This is a hot topic at the moment in the web and design space. It's a topic that is very intriguing to me and I enjoy talking about it. It can be a bit of a grey area in some cases. Unfortunately, there is no right and wrong way when it comes to pricing a project, but there are definitely pros and cons of each method. Some methods are more preferable to others. This video from The Futur opened my eyes into this topic.
Hour based pricing is pretty self-explanatory. You charge a client for every hour you work on a given project.
Pros: This method is great if you don't know what you are getting into or need to add a new feature to an existing website. I would use this method only in some cases.
Cons: I would not advise using this method; so I've learned the hard way. It can get expensive for the client and then they refuse to pay you and then you get this back and forth complain and justifying what you've done. In my past experience, you feel rushed to get the job done in the time you quoted. An added con to this is, for me, I can set up a website in no time, so I am being punished for earning more by working faster. Conversely, if I work slow I am being paid more. In this case, I would highly recommend not using hourly based pricing. It just doesn't work.
This method is where the client ultimately determines the price, not you. You can think of it as serving the client and not selling them a product/service. Here, you are taking the time o understand what the client's needs are, problems they are facing, and goals that they want to achieve.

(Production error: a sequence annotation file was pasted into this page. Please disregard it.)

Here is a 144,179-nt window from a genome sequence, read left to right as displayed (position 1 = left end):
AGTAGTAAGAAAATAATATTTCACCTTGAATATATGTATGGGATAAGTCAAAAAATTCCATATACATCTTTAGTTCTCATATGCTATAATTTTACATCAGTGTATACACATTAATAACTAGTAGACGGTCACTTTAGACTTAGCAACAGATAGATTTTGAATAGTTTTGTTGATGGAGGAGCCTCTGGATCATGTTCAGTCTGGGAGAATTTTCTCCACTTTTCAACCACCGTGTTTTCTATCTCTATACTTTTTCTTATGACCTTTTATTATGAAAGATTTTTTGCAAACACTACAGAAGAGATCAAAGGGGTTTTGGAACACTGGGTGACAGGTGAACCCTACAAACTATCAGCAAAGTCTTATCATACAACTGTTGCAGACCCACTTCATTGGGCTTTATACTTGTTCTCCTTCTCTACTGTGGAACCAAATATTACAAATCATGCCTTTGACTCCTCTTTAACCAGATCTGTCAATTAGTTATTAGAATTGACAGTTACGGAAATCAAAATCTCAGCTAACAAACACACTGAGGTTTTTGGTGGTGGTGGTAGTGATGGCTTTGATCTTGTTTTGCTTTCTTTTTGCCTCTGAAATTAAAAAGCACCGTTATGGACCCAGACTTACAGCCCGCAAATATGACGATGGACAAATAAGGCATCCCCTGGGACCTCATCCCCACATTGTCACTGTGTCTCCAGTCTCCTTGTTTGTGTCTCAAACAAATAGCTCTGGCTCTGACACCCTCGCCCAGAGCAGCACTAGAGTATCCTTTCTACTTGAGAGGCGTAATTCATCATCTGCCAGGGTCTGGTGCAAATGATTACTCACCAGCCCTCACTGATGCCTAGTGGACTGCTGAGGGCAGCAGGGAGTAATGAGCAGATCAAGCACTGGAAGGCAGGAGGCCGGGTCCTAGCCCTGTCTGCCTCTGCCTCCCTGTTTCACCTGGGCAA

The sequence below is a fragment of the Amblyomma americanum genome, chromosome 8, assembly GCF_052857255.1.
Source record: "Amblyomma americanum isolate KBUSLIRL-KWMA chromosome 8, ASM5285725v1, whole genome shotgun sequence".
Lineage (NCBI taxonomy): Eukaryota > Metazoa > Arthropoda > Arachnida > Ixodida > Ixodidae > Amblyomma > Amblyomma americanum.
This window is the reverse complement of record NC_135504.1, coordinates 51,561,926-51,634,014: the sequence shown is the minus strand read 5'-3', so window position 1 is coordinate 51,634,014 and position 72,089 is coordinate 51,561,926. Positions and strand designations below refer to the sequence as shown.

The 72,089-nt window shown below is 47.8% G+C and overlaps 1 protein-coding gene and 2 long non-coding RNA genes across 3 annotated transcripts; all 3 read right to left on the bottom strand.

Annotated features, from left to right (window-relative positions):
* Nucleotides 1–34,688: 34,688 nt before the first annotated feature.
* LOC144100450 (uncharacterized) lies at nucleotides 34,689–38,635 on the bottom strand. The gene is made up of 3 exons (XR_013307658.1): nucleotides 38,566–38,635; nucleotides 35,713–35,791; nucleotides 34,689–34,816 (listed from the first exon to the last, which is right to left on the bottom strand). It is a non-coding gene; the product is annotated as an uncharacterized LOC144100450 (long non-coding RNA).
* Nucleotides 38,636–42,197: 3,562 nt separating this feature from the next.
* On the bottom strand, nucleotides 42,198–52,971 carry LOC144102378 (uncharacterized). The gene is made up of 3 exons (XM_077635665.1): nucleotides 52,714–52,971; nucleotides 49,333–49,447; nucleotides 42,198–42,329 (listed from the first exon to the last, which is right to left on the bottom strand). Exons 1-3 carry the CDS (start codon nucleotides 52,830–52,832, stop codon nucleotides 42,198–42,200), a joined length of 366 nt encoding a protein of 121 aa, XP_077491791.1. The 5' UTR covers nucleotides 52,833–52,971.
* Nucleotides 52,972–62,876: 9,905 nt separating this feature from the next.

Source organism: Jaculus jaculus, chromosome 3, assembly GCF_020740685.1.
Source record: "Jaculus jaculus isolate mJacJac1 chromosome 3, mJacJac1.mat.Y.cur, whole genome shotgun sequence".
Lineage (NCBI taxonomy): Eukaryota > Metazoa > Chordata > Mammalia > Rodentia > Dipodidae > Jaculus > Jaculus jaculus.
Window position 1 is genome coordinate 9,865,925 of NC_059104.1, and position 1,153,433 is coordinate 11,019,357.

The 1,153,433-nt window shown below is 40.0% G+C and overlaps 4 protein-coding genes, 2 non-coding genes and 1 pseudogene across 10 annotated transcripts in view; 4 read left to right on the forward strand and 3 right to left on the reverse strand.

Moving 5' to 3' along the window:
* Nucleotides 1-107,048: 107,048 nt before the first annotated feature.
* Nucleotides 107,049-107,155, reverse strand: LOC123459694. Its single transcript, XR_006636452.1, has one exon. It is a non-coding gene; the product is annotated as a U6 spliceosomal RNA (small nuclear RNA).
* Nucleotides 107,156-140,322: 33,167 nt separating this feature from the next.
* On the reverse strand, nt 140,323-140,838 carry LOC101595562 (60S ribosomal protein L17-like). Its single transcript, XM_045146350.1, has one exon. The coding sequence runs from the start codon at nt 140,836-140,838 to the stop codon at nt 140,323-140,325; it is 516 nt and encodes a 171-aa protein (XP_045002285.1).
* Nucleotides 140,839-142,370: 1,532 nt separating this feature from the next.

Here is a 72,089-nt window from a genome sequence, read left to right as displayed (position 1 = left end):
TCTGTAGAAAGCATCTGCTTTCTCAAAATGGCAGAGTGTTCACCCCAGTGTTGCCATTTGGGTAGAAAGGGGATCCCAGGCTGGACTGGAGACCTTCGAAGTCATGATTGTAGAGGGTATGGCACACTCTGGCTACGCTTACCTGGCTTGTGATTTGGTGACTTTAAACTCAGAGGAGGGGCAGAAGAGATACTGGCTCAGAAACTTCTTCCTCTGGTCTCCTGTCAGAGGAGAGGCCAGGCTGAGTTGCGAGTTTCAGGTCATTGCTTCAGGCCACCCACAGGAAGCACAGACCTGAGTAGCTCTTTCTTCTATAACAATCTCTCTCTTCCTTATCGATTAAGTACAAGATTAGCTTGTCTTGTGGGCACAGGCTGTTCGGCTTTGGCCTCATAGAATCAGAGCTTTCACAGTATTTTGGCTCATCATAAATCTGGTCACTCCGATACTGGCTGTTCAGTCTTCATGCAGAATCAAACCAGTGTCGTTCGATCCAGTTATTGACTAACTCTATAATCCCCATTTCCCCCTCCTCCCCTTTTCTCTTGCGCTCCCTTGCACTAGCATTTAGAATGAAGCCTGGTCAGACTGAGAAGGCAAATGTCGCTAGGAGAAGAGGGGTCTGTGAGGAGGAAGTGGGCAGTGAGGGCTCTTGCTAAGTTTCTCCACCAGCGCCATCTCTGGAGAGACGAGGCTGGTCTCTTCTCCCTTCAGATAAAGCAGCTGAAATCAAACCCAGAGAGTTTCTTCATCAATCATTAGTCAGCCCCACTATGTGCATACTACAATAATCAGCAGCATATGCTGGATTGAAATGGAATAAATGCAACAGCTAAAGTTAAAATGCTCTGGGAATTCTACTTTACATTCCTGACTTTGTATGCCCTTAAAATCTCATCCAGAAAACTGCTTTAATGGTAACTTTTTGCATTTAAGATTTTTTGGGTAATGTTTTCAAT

Pros: By having discovery sessions you can clearly plan out exactly what your client wants, their goals, and desired outcome. This may avoid unnecessary changes and revisions, ultimately saving time in the end.
Cons: Valued-based pricing can be time-consuming to set up multiple discovery sessions. In this method, you need to know what you are doing and provide the perceived value to the client. This type of method is traditionally more costly than the other two. This may be a potential downfall if a client decides you are too expansive and goes with another company.
Cost-based pricing is similar to value-based, however, there is a fundamental difference. This type of method is basically what it costs you, the business/company, to make/create/design the project. The price is based on time and cost. Cost-based pricing traditionally has a minimum and a maximum cost that is given to the client to decide on what they can afford and what's best for them.
Pros: Quick and easy to calculate the cost of a project. It does not take skills and previous experience to set up this pricing method.
Cons: Because this method is based on time and cost, very little or no profit was taken into consideration. This can be dangerous and lead you to a downward loss-making spiral. Prospective clients are likely to challenge the cost, which can lead you to decrease your price.
I would highly recommend watching a few videos from The Futur on Youtube. They really opened my eyes and made me think a little. It made me think about all the times where I might have to undercharge because I felt too bad for the client or just didn't know better. I guess that's the beauty of the tech and design industry; things are constantly changing.
I would love to know your take on pricing for a website or design project?